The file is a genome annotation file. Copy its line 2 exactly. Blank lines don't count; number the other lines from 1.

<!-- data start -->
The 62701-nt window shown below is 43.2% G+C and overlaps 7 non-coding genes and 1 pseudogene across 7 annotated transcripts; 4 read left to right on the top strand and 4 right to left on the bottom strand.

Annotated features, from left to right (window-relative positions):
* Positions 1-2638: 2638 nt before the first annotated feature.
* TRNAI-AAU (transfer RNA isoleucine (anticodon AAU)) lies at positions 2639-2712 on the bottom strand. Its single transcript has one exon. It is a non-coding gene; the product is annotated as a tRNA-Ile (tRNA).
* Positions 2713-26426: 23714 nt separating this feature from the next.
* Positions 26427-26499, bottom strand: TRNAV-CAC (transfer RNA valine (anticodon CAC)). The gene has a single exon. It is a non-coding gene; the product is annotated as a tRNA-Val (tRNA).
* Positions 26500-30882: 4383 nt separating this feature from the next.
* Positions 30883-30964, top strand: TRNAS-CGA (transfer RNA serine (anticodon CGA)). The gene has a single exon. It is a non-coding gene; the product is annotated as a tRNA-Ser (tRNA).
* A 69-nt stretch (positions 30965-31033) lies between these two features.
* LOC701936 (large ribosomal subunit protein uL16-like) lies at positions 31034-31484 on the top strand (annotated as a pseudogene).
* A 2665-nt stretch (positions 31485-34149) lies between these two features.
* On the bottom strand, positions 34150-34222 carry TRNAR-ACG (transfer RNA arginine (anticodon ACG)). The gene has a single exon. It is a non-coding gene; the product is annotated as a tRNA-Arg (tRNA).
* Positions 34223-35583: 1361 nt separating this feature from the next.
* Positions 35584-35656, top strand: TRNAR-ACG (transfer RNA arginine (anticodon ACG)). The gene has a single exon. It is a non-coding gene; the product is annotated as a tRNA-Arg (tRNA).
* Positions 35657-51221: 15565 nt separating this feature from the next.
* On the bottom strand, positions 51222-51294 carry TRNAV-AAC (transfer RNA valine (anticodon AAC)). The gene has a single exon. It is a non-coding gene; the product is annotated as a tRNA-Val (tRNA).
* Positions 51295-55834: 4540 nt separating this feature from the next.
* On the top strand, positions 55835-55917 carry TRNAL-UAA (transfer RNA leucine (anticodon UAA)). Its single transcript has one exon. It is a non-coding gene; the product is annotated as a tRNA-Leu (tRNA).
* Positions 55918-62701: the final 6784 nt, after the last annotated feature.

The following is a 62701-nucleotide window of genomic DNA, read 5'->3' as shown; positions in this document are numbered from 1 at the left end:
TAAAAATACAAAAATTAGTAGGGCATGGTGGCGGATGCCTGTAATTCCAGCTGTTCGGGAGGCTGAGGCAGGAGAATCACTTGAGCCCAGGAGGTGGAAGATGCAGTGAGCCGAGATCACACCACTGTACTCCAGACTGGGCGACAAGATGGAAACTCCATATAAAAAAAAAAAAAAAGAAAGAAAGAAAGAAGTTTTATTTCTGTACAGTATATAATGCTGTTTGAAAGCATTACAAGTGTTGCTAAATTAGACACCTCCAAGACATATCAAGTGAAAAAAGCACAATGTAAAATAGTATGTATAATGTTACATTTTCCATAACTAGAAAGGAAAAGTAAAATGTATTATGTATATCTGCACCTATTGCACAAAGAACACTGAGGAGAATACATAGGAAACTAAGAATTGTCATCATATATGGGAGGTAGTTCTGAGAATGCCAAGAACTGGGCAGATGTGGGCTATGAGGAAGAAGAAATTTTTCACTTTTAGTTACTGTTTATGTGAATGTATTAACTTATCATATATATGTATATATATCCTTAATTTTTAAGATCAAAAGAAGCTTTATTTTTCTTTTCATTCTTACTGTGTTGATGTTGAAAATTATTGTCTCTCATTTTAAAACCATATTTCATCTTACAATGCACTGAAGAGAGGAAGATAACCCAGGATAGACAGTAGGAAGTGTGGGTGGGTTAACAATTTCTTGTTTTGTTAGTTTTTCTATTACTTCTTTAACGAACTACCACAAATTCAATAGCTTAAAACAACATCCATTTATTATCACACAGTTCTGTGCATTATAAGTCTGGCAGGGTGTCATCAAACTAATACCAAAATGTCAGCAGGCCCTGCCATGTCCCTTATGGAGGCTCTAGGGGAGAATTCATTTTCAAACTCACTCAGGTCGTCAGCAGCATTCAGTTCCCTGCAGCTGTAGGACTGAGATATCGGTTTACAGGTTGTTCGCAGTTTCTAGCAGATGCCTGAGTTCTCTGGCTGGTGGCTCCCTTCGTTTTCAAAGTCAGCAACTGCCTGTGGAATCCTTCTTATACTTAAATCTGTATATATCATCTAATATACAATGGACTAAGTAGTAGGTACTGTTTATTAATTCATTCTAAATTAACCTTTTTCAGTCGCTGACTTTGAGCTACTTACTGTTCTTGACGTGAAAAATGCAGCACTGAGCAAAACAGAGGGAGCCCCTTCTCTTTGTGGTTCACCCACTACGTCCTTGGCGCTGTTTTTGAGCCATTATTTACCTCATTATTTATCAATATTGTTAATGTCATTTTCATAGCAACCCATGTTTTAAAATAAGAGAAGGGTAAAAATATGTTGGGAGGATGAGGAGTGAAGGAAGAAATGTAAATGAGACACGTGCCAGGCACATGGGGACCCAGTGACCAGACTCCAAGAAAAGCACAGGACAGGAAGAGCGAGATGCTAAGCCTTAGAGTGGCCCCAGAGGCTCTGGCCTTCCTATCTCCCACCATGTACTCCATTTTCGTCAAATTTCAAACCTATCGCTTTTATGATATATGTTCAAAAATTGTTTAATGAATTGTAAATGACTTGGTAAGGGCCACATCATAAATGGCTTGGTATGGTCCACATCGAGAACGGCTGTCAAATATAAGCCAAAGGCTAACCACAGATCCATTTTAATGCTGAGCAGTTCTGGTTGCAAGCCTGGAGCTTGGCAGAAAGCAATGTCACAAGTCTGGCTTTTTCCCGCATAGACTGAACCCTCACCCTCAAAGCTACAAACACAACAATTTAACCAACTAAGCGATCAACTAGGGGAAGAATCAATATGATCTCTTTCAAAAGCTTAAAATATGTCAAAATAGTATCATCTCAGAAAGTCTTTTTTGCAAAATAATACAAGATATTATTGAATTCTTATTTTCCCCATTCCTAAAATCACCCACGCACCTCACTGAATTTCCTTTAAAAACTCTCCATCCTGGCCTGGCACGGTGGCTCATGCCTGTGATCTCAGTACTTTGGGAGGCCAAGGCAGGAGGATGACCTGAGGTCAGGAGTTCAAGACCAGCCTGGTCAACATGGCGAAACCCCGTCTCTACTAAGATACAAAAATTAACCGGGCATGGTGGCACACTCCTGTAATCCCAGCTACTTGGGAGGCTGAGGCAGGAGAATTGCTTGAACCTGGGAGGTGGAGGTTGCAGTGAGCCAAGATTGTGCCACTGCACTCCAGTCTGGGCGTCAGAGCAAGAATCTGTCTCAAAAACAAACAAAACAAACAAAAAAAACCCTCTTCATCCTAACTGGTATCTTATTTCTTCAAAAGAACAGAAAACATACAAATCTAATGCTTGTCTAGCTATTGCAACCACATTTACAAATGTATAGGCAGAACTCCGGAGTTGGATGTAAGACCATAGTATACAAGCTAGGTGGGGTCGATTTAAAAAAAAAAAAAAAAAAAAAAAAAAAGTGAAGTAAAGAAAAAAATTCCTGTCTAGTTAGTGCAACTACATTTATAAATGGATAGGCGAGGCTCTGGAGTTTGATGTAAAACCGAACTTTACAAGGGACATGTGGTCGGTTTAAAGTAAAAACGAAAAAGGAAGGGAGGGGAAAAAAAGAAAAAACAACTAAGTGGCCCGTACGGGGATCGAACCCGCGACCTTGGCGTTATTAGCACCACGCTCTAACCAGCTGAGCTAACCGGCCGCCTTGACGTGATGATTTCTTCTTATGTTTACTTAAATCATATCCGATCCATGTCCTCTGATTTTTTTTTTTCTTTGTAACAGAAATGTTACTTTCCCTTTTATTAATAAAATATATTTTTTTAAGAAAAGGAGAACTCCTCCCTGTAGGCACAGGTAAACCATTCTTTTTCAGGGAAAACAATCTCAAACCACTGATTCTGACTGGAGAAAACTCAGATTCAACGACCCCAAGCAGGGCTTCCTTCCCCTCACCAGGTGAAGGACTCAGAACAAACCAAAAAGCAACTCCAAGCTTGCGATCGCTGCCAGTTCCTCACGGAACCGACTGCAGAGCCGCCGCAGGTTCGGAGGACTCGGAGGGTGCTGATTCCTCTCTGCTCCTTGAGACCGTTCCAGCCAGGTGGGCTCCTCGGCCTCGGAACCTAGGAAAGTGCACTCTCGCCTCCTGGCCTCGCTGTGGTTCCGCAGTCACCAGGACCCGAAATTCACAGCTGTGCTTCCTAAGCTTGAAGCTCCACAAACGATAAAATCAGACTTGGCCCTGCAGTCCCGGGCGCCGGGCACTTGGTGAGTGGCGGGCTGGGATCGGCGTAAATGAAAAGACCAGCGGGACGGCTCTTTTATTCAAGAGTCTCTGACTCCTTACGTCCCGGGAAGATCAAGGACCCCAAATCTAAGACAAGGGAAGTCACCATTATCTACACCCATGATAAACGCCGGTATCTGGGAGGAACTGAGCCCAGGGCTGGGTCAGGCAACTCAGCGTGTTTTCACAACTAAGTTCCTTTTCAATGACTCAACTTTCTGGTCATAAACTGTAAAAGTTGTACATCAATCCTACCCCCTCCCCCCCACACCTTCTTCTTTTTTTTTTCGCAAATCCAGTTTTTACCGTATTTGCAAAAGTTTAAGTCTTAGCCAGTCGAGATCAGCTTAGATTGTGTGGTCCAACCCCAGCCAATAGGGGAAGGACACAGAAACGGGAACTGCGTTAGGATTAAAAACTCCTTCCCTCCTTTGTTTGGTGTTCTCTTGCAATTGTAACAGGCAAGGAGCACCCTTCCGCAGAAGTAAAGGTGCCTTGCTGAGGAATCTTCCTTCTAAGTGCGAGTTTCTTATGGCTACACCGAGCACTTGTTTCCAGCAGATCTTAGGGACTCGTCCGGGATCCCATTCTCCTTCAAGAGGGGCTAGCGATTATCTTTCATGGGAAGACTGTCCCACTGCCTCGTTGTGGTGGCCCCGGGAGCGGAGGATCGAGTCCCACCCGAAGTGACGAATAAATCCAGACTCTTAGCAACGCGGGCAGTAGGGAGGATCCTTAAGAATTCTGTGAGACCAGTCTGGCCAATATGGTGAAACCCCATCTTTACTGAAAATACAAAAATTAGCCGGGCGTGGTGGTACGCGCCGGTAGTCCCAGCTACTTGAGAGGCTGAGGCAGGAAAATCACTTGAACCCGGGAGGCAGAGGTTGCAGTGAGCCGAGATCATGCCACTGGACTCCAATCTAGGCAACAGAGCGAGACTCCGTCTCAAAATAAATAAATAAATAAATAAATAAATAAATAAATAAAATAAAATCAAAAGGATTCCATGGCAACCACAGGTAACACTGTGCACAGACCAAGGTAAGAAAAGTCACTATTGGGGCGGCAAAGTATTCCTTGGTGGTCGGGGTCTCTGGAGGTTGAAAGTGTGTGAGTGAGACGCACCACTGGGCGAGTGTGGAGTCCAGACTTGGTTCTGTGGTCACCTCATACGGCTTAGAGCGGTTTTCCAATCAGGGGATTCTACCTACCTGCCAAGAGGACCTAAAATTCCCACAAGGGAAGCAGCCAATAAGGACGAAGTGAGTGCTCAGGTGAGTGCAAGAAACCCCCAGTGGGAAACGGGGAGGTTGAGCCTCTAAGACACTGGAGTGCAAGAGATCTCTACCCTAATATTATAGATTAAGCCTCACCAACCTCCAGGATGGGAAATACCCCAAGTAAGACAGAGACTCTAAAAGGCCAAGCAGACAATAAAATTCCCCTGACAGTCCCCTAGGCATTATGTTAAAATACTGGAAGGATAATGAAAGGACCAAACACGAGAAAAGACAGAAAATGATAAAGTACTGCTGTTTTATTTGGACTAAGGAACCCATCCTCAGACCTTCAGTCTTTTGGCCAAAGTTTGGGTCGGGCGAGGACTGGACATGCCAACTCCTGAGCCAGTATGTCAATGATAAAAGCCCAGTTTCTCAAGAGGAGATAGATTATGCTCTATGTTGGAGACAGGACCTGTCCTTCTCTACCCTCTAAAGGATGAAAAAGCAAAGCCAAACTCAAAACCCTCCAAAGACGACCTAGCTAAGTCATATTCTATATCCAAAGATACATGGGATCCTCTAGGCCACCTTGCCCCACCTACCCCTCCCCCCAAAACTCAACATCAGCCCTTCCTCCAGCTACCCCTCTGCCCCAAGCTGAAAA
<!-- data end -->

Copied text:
Annotated features, from left to right (window-relative positions):